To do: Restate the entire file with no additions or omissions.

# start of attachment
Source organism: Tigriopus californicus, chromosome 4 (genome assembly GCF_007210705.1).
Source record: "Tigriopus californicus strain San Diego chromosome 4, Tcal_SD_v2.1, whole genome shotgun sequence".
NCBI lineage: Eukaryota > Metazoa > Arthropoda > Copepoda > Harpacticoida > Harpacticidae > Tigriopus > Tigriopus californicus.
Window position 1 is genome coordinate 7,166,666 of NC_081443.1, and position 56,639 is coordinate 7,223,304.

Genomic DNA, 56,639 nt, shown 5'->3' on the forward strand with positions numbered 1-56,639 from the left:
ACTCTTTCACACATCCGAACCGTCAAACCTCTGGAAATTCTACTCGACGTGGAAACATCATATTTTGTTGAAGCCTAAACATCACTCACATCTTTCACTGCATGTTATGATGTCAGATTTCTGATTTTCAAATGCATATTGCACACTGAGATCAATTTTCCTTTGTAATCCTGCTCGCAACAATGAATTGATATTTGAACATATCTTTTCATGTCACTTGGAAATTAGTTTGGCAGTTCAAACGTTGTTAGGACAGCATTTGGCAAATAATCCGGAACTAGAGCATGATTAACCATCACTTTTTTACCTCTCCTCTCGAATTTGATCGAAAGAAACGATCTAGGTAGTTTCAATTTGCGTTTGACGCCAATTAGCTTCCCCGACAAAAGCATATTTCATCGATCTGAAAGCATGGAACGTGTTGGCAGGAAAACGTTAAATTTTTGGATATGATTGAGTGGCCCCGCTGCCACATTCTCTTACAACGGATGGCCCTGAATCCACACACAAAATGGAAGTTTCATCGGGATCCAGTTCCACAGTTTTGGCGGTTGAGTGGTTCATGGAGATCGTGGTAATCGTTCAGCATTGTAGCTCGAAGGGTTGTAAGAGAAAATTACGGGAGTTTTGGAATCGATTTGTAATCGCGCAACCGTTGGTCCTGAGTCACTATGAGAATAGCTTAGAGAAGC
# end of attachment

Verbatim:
Source organism: Tigriopus californicus, chromosome 4 (genome assembly GCF_007210705.1).
Source record: "Tigriopus californicus strain San Diego chromosome 4, Tcal_SD_v2.1, whole genome shotgun sequence".
NCBI lineage: Eukaryota > Metazoa > Arthropoda > Copepoda > Harpacticoida > Harpacticidae > Tigriopus > Tigriopus californicus.
Window position 1 is genome coordinate 7,166,666 of NC_081443.1, and position 56,639 is coordinate 7,223,304.

Genomic DNA, 56,639 nt, shown 5'->3' on the forward strand with positions numbered 1-56,639 from the left:
ACTCTTTCACACATCCGAACCGTCAAACCTCTGGAAATTCTACTCGACGTGGAAACATCATATTTTGTTGAAGCCTAAACATCACTCACATCTTTCACTGCATGTTATGATGTCAGATTTCTGATTTTCAAATGCATATTGCACACTGAGATCAATTTTCCTTTGTAATCCTGCTCGCAACAATGAATTGATATTTGAACATATCTTTTCATGTCACTTGGAAATTAGTTTGGCAGTTCAAACGTTGTTAGGACAGCATTTGGCAAATAATCCGGAACTAGAGCATGATTAACCATCACTTTTTTACCTCTCCTCTCGAATTTGATCGAAAGAAACGATCTAGGTAGTTTCAATTTGCGTTTGACGCCAATTAGCTTCCCCGACAAAAGCATATTTCATCGATCTGAAAGCATGGAACGTGTTGGCAGGAAAACGTTAAATTTTTGGATATGATTGAGTGGCCCCGCTGCCACATTCTCTTACAACGGATGGCCCTGAATCCACACACAAAATGGAAGTTTCATCGGGATCCAGTTCCACAGTTTTGGCGGTTGAGTGGTTCATGGAGATCGTGGTAATCGTTCAGCATTGTAGCTCGAAGGGTTGTAAGAGAAAATTACGGGAGTTTTGGAATCGATTTGTAATCGCGCAACCGTTGGTCCTGAGTCACTATGAGAATAGCTTAGAGAAGC